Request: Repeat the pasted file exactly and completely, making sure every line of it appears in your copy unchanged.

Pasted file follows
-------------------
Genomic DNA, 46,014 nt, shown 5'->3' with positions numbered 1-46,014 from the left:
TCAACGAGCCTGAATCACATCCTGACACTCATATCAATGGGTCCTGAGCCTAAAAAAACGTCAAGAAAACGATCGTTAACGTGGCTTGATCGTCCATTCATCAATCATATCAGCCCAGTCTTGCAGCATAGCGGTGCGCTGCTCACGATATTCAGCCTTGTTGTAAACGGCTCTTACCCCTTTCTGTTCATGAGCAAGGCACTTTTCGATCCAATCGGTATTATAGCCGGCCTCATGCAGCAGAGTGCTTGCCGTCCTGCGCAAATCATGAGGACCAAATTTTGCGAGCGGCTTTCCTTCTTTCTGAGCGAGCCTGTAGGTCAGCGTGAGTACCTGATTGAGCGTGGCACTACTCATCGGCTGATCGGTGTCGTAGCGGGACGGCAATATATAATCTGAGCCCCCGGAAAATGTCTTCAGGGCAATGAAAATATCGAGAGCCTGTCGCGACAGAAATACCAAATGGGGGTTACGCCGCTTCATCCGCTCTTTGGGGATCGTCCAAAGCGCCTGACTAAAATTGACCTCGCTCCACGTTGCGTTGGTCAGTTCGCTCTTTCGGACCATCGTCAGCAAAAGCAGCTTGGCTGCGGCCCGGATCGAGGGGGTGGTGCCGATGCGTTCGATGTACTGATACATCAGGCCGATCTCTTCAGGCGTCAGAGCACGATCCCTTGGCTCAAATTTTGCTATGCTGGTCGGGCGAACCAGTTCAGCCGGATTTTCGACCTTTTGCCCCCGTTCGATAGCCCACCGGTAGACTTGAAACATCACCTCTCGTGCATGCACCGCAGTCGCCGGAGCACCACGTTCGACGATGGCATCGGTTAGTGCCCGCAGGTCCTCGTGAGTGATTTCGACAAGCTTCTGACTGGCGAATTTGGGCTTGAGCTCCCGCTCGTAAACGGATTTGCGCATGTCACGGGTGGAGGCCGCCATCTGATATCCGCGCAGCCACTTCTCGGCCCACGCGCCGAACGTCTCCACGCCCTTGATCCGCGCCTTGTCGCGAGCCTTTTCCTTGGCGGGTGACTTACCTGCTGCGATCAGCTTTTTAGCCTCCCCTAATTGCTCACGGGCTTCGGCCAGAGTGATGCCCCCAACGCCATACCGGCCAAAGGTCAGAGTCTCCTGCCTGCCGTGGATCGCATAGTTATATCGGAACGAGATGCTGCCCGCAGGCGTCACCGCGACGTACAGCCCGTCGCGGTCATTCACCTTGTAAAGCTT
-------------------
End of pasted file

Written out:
Genomic DNA, 46,014 nt, shown 5'->3' with positions numbered 1-46,014 from the left:
TCAACGAGCCTGAATCACATCCTGACACTCATATCAATGGGTCCTGAGCCTAAAAAAACGTCAAGAAAACGATCGTTAACGTGGCTTGATCGTCCATTCATCAATCATATCAGCCCAGTCTTGCAGCATAGCGGTGCGCTGCTCACGATATTCAGCCTTGTTGTAAACGGCTCTTACCCCTTTCTGTTCATGAGCAAGGCACTTTTCGATCCAATCGGTATTATAGCCGGCCTCATGCAGCAGAGTGCTTGCCGTCCTGCGCAAATCATGAGGACCAAATTTTGCGAGCGGCTTTCCTTCTTTCTGAGCGAGCCTGTAGGTCAGCGTGAGTACCTGATTGAGCGTGGCACTACTCATCGGCTGATCGGTGTCGTAGCGGGACGGCAATATATAATCTGAGCCCCCGGAAAATGTCTTCAGGGCAATGAAAATATCGAGAGCCTGTCGCGACAGAAATACCAAATGGGGGTTACGCCGCTTCATCCGCTCTTTGGGGATCGTCCAAAGCGCCTGACTAAAATTGACCTCGCTCCACGTTGCGTTGGTCAGTTCGCTCTTTCGGACCATCGTCAGCAAAAGCAGCTTGGCTGCGGCCCGGATCGAGGGGGTGGTGCCGATGCGTTCGATGTACTGATACATCAGGCCGATCTCTTCAGGCGTCAGAGCACGATCCCTTGGCTCAAATTTTGCTATGCTGGTCGGGCGAACCAGTTCAGCCGGATTTTCGACCTTTTGCCCCCGTTCGATAGCCCACCGGTAGACTTGAAACATCACCTCTCGTGCATGCACCGCAGTCGCCGGAGCACCACGTTCGACGATGGCATCGGTTAGTGCCCGCAGGTCCTCGTGAGTGATTTCGACAAGCTTCTGACTGGCGAATTTGGGCTTGAGCTCCCGCTCGTAAACGGATTTGCGCATGTCACGGGTGGAGGCCGCCATCTGATATCCGCGCAGCCACTTCTCGGCCCACGCGCCGAACGTCTCCACGCCCTTGATCCGCGCCTTGTCGCGAGCCTTTTCCTTGGCGGGTGACTTACCTGCTGCGATCAGCTTTTTAGCCTCCCCTAATTGCTCACGGGCTTCGGCCAGAGTGATGCCCCCAACGCCATACCGGCCAAAGGTCAGAGTCTCCTGCCTGCCGTGGATCGCATAGTTATATCGGAACGAGATGCTGCCCGCAGGCGTCACCGCGACGTACAGCCCGTCGCGGTCATTCACCTTGTAAAGCTT